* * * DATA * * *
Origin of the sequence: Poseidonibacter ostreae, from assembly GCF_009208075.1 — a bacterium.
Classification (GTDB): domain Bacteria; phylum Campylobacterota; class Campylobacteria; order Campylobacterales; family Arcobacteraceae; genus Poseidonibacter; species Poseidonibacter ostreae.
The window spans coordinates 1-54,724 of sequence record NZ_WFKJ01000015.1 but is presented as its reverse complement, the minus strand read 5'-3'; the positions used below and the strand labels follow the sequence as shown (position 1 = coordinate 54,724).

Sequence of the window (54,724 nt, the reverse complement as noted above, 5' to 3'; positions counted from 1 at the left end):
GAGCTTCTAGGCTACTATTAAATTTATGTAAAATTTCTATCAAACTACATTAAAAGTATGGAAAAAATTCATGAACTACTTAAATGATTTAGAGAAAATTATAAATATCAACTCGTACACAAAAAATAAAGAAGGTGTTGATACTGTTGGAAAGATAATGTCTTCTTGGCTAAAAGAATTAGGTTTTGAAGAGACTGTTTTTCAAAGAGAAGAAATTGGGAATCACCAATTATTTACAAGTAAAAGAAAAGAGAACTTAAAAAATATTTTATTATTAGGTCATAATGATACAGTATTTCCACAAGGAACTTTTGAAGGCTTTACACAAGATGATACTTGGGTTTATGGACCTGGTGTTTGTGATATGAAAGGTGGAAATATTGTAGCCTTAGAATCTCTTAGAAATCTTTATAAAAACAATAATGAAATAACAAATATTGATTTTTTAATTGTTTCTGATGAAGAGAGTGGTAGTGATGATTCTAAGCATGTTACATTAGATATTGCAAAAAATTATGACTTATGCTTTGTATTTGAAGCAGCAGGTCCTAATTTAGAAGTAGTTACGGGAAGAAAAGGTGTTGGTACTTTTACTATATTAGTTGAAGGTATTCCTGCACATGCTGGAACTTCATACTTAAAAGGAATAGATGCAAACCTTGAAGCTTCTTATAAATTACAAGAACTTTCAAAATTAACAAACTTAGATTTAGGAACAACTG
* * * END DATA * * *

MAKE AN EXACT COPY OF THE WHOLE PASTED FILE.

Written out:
Origin of the sequence: Poseidonibacter ostreae, from assembly GCF_009208075.1 — a bacterium.
Classification (GTDB): domain Bacteria; phylum Campylobacterota; class Campylobacteria; order Campylobacterales; family Arcobacteraceae; genus Poseidonibacter; species Poseidonibacter ostreae.
The window spans coordinates 1-54,724 of sequence record NZ_WFKJ01000015.1 but is presented as its reverse complement, the minus strand read 5'-3'; the positions used below and the strand labels follow the sequence as shown (position 1 = coordinate 54,724).

Sequence of the window (54,724 nt, the reverse complement as noted above, 5' to 3'; positions counted from 1 at the left end):
GAGCTTCTAGGCTACTATTAAATTTATGTAAAATTTCTATCAAACTACATTAAAAGTATGGAAAAAATTCATGAACTACTTAAATGATTTAGAGAAAATTATAAATATCAACTCGTACACAAAAAATAAAGAAGGTGTTGATACTGTTGGAAAGATAATGTCTTCTTGGCTAAAAGAATTAGGTTTTGAAGAGACTGTTTTTCAAAGAGAAGAAATTGGGAATCACCAATTATTTACAAGTAAAAGAAAAGAGAACTTAAAAAATATTTTATTATTAGGTCATAATGATACAGTATTTCCACAAGGAACTTTTGAAGGCTTTACACAAGATGATACTTGGGTTTATGGACCTGGTGTTTGTGATATGAAAGGTGGAAATATTGTAGCCTTAGAATCTCTTAGAAATCTTTATAAAAACAATAATGAAATAACAAATATTGATTTTTTAATTGTTTCTGATGAAGAGAGTGGTAGTGATGATTCTAAGCATGTTACATTAGATATTGCAAAAAATTATGACTTATGCTTTGTATTTGAAGCAGCAGGTCCTAATTTAGAAGTAGTTACGGGAAGAAAAGGTGTTGGTACTTTTACTATATTAGTTGAAGGTATTCCTGCACATGCTGGAACTTCATACTTAAAAGGAATAGATGCAAACCTTGAAGCTTCTTATAAATTACAAGAACTTTCAAAATTAACAAACTTAGATTTAGGAACAACTG